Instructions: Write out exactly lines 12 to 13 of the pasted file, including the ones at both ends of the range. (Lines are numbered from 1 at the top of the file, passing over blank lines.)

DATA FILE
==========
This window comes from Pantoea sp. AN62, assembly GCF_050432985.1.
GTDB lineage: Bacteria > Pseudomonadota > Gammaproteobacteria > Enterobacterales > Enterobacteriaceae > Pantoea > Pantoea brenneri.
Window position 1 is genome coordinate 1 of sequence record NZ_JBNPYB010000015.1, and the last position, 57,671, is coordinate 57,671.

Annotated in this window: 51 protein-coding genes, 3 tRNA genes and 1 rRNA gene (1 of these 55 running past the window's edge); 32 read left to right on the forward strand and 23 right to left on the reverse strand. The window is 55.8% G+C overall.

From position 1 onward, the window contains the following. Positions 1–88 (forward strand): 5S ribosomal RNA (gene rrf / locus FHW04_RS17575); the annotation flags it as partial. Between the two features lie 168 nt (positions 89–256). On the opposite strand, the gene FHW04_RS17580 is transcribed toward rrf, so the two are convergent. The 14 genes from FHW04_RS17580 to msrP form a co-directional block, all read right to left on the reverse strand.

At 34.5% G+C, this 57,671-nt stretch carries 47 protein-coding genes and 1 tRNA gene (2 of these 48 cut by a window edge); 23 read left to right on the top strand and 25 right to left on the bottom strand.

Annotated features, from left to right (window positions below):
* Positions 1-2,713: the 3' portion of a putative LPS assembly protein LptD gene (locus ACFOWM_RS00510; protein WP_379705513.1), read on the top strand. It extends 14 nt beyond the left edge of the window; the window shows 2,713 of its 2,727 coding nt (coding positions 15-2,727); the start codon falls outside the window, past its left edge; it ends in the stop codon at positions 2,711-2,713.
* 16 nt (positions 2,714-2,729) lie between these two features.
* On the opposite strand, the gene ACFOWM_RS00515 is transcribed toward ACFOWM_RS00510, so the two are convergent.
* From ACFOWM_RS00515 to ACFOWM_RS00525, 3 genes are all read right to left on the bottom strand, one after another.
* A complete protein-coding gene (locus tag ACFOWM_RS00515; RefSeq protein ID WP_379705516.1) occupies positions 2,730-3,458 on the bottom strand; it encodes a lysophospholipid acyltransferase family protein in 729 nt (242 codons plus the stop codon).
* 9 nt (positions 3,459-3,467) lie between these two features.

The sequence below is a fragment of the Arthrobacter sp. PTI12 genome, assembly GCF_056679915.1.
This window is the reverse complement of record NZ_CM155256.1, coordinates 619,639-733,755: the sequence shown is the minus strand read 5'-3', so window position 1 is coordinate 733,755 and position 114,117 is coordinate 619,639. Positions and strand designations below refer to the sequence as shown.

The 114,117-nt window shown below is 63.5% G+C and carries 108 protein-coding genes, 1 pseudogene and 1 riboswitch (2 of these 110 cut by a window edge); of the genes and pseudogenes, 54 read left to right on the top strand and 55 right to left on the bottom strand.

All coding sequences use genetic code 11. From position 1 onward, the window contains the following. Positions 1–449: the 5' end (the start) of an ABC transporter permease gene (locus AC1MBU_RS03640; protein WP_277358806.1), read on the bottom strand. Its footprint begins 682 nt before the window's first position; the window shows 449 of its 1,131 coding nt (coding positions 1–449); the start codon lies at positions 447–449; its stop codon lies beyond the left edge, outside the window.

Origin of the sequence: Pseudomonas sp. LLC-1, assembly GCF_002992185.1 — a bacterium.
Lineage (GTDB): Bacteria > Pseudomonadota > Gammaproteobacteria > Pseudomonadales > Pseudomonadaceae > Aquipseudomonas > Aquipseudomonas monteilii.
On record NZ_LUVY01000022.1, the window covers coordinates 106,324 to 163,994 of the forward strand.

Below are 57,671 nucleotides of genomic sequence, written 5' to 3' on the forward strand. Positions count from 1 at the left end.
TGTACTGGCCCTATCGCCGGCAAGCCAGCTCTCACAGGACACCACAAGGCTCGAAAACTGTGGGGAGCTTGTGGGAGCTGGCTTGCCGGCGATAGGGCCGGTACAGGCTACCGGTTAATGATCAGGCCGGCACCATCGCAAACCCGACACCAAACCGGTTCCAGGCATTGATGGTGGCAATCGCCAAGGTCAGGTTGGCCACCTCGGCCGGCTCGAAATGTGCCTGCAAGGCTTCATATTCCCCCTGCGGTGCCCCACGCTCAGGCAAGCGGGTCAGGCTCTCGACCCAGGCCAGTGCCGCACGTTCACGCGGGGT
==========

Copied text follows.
* A complete protein-coding gene (locus tag ACFOWM_RS00515; RefSeq protein ID WP_379705516.1) occupies positions 2,730-3,458 on the bottom strand; it encodes a lysophospholipid acyltransferase family protein in 729 nt (242 codons plus the stop codon).
* 9 nt (positions 3,459-3,467) lie between these two features.